If you’re looking for an easy way to start a conversation about aging, take your loved to the movies.
“Quartet” is funny, poignant, hopeful. The plot is slender, the meanings multi-layered. I’m still thinking about it.
Directed by Dustin Hoffman, the film stars Maggie Smith as Jean and Tom Courtenay as Reg, former opera singers who were once married. They’re brought together again at Beecham House, a home for retired musicians.
The House’s survival hinges on how much money can be raised at an annual gala produced by the residents. When famous diva Jean arrives everyone is delighted, thinking she’ll draw a big crowd. But she refuses to join Reg, Cissy (Pauline Collins), and Wilf (Billy Connolly) in the quartet from Rigoletto. She does not want to risk her reputation by singing in public when she’s no longer at her peak.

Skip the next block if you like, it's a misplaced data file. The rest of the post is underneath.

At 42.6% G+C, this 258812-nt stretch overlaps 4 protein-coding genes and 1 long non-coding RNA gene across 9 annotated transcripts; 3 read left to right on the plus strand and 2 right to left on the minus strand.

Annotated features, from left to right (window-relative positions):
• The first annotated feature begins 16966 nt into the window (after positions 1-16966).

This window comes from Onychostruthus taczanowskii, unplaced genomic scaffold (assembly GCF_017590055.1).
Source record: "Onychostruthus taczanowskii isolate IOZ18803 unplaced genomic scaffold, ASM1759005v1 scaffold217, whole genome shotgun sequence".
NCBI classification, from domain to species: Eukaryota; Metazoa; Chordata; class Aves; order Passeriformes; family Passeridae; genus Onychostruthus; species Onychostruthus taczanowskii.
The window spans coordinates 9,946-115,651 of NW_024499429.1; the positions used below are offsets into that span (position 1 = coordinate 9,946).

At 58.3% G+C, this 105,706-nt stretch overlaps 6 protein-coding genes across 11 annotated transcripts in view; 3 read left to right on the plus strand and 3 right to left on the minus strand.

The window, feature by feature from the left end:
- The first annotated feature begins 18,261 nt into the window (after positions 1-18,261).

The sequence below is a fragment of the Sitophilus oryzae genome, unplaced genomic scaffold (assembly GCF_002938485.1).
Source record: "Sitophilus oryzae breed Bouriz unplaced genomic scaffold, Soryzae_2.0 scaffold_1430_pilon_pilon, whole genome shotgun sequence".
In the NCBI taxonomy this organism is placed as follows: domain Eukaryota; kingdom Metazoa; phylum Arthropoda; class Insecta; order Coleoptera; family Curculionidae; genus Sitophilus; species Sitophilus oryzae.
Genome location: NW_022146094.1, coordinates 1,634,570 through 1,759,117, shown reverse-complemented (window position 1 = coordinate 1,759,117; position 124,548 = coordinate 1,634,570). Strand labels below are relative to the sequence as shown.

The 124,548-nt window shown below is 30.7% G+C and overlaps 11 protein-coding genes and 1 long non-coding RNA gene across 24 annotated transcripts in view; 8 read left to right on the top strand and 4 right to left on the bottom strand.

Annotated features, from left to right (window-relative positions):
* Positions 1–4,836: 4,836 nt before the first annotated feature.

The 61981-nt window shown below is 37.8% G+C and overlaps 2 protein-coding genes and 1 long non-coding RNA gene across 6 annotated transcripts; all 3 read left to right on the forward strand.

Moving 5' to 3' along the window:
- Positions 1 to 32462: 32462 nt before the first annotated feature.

A slim plot. But on a deeper level this film is about loss, vulnerability, community. It’s about forgiveness and hope. It’s about acceptance. It’s about having the courage to fail. And, at bottom, it’s about love.
“Quartet” does not sugar-coat aging. But it does celebrate the possibilities for finding meaning and even joy in every day we are given.
I left smiling and inspired.
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